We’re less worried about the Soap Factory now that several events have actually been scheduled there – through February, 2017.

Art(ists) on the Verge 7, presented by the the Soap and, features five Minnesota-based emerging artists working experimentally at the intersection of art, technology and digital culture. This year’s artists are Eric F. Avery, Torre Edahl, Jessica Henderson, Joshua McGarvey and Liza Sylvestre. AOV7 opens this Saturday (March 12) with a reception from 7-11 p.m. and ends April 17, with artist talks scheduled for April 16 from 3-5 p.m. FMI.

Yesterday’s email brought news of an Emerging Artist Residency Program. For five months (May – September), the building’s three galleries will be occupied by emerging artists, appointed and mentored by Soap Factory alumni artists and curators, making new work on the spot. And the dates for the Haunted Basement have been set: Sept. 23-Oct. 31. This year’s event – the 10th anniversary – will spread upstairs from the basement into the first floor gallery spaces.

Two submission shows will open Nov. 12 and run through Dec. 18. A Volunteer Biennial, showcasing the talents of the Soap’s volunteer force in a collaborate group show, is planned for Jan. 14-Feb. 12 of next year.

The Soap Factory announced last November that it would close its doors at the end of December and cut staff hours to part-time. We wondered if it would be replaced by a hole in the ground followed by yet another apartment building. Not yet, at least.

The picks

Starts tonight (Friday, March 11) at the Film Society’s St. Anthony Main Theatre: “Mountains May Depart.” Set in 1999, 2014 and the speculative near-future 2025, Chinese filmmaker Zhangke Jia’s film looks at the changing world through the lives of a woman and her two close male friends. Jia considers this his most emotional movie. FMI including showtimes and tickets. Ends Thursday.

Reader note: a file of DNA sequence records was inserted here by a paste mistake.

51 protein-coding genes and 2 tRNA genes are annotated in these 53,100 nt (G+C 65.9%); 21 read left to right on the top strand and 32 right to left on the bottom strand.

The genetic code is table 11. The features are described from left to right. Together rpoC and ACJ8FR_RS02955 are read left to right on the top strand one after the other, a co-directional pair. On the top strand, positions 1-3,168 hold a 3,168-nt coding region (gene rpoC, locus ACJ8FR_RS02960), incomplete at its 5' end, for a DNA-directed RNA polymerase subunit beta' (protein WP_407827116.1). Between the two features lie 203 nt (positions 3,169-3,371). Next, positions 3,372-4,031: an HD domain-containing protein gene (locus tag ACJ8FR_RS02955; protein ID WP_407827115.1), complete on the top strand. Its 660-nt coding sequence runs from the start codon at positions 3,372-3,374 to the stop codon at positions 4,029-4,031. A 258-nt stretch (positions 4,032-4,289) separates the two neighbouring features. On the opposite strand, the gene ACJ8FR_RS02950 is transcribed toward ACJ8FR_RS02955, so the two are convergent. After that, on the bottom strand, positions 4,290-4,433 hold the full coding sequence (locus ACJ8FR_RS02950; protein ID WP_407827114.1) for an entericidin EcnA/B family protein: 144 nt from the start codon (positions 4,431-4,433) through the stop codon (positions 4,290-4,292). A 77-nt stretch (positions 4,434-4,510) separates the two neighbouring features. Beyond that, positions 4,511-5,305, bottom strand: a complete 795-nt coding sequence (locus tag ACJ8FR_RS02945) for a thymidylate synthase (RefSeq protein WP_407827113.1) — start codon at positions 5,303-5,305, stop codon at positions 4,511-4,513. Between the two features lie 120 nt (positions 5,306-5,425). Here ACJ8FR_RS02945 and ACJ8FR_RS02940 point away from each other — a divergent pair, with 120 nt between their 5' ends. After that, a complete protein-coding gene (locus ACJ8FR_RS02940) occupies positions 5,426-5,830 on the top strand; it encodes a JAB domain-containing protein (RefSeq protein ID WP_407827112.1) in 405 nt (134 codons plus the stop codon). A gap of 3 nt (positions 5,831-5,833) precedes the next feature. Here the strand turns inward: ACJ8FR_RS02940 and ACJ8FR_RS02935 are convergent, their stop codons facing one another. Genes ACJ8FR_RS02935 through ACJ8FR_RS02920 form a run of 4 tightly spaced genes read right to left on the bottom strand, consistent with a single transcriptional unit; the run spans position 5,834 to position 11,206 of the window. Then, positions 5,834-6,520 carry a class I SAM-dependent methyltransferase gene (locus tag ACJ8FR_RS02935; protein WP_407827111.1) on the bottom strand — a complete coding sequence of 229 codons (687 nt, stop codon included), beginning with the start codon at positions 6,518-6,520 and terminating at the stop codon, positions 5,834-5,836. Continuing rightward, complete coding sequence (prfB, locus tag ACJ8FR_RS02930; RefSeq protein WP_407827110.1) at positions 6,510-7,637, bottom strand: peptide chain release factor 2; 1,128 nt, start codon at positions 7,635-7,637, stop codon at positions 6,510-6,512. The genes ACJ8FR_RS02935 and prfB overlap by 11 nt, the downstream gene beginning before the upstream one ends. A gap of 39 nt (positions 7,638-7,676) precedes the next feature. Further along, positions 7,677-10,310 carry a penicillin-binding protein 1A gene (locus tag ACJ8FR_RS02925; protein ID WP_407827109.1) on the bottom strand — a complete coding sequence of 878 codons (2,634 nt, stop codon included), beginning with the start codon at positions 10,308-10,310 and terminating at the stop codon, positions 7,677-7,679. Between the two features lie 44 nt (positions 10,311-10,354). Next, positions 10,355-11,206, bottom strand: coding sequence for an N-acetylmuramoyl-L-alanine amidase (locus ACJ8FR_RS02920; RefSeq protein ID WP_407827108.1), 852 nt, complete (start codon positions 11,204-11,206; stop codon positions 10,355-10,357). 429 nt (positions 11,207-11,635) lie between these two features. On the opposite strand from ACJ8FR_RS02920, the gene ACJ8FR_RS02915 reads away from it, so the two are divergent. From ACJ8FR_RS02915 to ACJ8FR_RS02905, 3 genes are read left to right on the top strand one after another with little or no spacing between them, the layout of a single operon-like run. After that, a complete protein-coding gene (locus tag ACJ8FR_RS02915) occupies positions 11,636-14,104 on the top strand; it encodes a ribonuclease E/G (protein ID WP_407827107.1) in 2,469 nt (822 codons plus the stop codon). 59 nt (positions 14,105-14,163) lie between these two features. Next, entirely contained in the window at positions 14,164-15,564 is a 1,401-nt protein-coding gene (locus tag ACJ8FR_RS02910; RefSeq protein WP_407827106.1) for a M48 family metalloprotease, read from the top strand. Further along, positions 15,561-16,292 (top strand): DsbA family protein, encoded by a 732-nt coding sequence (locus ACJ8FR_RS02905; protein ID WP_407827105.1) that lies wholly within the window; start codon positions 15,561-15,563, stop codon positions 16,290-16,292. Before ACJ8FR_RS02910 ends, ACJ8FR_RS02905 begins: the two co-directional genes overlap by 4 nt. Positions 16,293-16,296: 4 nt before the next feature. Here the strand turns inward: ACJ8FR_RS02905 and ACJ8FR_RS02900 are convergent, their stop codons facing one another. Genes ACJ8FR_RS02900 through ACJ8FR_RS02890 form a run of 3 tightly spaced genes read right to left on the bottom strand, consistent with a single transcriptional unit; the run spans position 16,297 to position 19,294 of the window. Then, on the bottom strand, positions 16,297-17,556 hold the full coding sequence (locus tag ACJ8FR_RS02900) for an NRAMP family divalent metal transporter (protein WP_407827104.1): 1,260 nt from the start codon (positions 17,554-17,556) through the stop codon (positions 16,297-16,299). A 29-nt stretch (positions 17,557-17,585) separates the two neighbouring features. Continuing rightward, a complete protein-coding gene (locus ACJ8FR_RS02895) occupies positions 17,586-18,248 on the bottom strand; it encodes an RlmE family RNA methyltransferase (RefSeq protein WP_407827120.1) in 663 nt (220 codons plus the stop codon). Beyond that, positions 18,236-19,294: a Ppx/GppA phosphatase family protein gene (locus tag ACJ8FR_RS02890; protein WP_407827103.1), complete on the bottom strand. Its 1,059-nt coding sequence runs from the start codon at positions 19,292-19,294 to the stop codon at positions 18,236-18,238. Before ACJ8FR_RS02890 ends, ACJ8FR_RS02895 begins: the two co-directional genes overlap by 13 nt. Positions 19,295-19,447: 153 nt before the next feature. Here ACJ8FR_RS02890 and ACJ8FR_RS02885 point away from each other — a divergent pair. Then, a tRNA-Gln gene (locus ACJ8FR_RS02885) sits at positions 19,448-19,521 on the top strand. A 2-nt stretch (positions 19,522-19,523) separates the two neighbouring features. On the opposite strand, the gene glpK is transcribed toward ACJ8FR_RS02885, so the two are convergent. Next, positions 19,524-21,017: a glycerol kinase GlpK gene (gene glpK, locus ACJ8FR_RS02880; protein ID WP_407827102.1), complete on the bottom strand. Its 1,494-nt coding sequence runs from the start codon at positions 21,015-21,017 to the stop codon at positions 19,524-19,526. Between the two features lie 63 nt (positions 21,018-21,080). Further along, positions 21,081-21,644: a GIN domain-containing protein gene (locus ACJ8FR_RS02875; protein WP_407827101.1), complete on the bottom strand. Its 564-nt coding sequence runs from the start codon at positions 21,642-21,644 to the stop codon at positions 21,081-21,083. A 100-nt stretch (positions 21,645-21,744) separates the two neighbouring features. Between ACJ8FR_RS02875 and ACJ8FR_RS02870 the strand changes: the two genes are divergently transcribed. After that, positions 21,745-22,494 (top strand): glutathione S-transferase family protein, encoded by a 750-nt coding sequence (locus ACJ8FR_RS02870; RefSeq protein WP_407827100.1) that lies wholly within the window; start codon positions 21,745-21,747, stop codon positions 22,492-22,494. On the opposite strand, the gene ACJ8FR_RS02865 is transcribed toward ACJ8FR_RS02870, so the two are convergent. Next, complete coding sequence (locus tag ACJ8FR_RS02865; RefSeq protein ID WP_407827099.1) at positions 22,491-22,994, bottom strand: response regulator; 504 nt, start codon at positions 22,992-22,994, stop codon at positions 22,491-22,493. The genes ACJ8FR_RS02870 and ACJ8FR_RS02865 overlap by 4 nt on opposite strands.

Tonight through Sunday at Open Window Theatre: “Everyman.” The medieval morality play updated with an urban setting, live music and a diverse cast: the role of Everyman rotates through the play from male to female, white, black, yellow and brown. Open Window believes that art in its highest form is a “window” to the Divine, and that religious faith is something to celebrate through art. Artistic director Jeremy Stanbary draws on his own Catholicism in directing the play.  7:45 p.m. Friday and Saturday, 1:30 p.m. Sunday. FMI and tickets ($16-$26). 90 min., no intermission. Ends March 20.

Tierney Sutton
Tierney Sutton

Sunday at Hopkins High School: JazzMN Orchestra with Tierney Sutton. Seven-time Grammy nominee Sutton is a consummate jazz singer with a gorgeous voice and a gift for creative improvisation. She’s sung at the Dakota many times and at major festivals, headlined Carnegie Hall, the Kennedy Center and the Hollywood Bowl, and now we can hear her in the Hopkins High School auditorium with our own excellent jazz orchestra under the direction of Doug Snapp. At 2400 Lindbergh Drive, Minnetonka, with tons of free parking. FMI and tickets ($10-$34).

Monday at Merriam Park Library: David Mura & Sun Yung Shin. Poet / novelist / memoirist / playwright Mura and poet / educator Shin in an evening of conversation about the Asian American experience in our fair state. A Club Book event. 7 p.m. Free.

Hot tix

The SPCO is showing up in unexpected places: at Icehouse on March 16 (oops, already sold out) and now The Museum of Russian Art on Saturday, April 9. TMORA’s main hall is beautiful (current exhibition: works by prominent Soviet artists of the post-WWII period) and the program includes music by Dvorák, Mendelssohn (String Quintet) and young Canadian composer Vivian Fung. Social hour at 7 p.m., concert at 8. FMI and tickets ($20).

On sale at 10 a.m. today: An Evening with Harry Connick Jr. at the State. Along with hosting “American Idol,” this highly accomplished pianist-vocalist-actor-NOLA native has released 30 albums, sold 28 million, won three Grammys and two Emmys, earned Tony nominations and is about to debut his own nationally syndicated daytime TV show. 7:30 p.m. Thursday, May 12. FMI and tickets (starting at $79). Buy in person at the State Theatre box office, save on fees.

We like him a lot on “The Good Wife” (though we’re super bored with that show), we love the way he says “Poirot” as a Masterpiece Theatre host (somewhere waaay in the back of his throat), but we’ve never heard Alan Cumming sing. He’ll be at Orchestra Hall on Saturday, March 26, with songs by Annie Lennox, Miley Cyrus, Rufus Wainwright and more, with Lance Horne on piano and Eleanor Norton on cello. His show is called “Alan Cummings Sings Sappy Songs,” which happens to be the name of his new album. 8 p.m. FMI and tickets ($50-$90).